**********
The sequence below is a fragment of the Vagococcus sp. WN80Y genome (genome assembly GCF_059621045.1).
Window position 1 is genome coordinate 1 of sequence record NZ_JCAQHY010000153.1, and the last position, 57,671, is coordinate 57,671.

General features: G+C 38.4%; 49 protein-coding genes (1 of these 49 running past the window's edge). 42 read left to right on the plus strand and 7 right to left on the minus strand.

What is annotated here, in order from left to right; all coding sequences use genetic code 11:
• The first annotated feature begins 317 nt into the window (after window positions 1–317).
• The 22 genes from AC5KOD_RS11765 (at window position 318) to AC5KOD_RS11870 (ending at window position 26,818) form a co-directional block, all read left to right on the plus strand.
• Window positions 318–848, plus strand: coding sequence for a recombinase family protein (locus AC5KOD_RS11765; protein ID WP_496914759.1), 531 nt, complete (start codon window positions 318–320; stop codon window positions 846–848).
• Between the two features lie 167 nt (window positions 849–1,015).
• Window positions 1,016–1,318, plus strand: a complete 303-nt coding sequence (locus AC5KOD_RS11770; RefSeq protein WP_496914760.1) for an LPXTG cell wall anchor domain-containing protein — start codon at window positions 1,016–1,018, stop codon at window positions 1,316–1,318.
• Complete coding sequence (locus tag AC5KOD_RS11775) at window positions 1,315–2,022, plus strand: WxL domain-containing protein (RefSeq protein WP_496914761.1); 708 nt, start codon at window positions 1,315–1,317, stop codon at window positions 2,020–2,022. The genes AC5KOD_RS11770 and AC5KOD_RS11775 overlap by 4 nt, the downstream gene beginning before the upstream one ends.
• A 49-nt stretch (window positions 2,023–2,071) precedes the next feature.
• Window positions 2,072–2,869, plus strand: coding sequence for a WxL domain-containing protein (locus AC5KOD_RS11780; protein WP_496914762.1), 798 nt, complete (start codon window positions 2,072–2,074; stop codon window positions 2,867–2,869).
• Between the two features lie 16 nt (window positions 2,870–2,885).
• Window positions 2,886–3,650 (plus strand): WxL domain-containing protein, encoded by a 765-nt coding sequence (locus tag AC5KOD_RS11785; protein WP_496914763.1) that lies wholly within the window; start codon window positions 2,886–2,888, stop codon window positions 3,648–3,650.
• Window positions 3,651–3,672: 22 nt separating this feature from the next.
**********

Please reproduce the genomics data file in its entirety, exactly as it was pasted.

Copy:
The sequence below is a fragment of the Vagococcus sp. WN80Y genome (genome assembly GCF_059621045.1).
Window position 1 is genome coordinate 1 of sequence record NZ_JCAQHY010000153.1, and the last position, 57,671, is coordinate 57,671.

General features: G+C 38.4%; 49 protein-coding genes (1 of these 49 running past the window's edge). 42 read left to right on the plus strand and 7 right to left on the minus strand.

What is annotated here, in order from left to right; all coding sequences use genetic code 11:
• The first annotated feature begins 317 nt into the window (after window positions 1–317).
• The 22 genes from AC5KOD_RS11765 (at window position 318) to AC5KOD_RS11870 (ending at window position 26,818) form a co-directional block, all read left to right on the plus strand.
• Window positions 318–848, plus strand: coding sequence for a recombinase family protein (locus AC5KOD_RS11765; protein ID WP_496914759.1), 531 nt, complete (start codon window positions 318–320; stop codon window positions 846–848).
• Between the two features lie 167 nt (window positions 849–1,015).
• Window positions 1,016–1,318, plus strand: a complete 303-nt coding sequence (locus AC5KOD_RS11770; RefSeq protein WP_496914760.1) for an LPXTG cell wall anchor domain-containing protein — start codon at window positions 1,016–1,018, stop codon at window positions 1,316–1,318.
• Complete coding sequence (locus tag AC5KOD_RS11775) at window positions 1,315–2,022, plus strand: WxL domain-containing protein (RefSeq protein WP_496914761.1); 708 nt, start codon at window positions 1,315–1,317, stop codon at window positions 2,020–2,022. The genes AC5KOD_RS11770 and AC5KOD_RS11775 overlap by 4 nt, the downstream gene beginning before the upstream one ends.
• A 49-nt stretch (window positions 2,023–2,071) precedes the next feature.
• Window positions 2,072–2,869, plus strand: coding sequence for a WxL domain-containing protein (locus AC5KOD_RS11780; protein WP_496914762.1), 798 nt, complete (start codon window positions 2,072–2,074; stop codon window positions 2,867–2,869).
• Between the two features lie 16 nt (window positions 2,870–2,885).
• Window positions 2,886–3,650 (plus strand): WxL domain-containing protein, encoded by a 765-nt coding sequence (locus tag AC5KOD_RS11785; protein WP_496914763.1) that lies wholly within the window; start codon window positions 2,886–2,888, stop codon window positions 3,648–3,650.
• Window positions 3,651–3,672: 22 nt separating this feature from the next.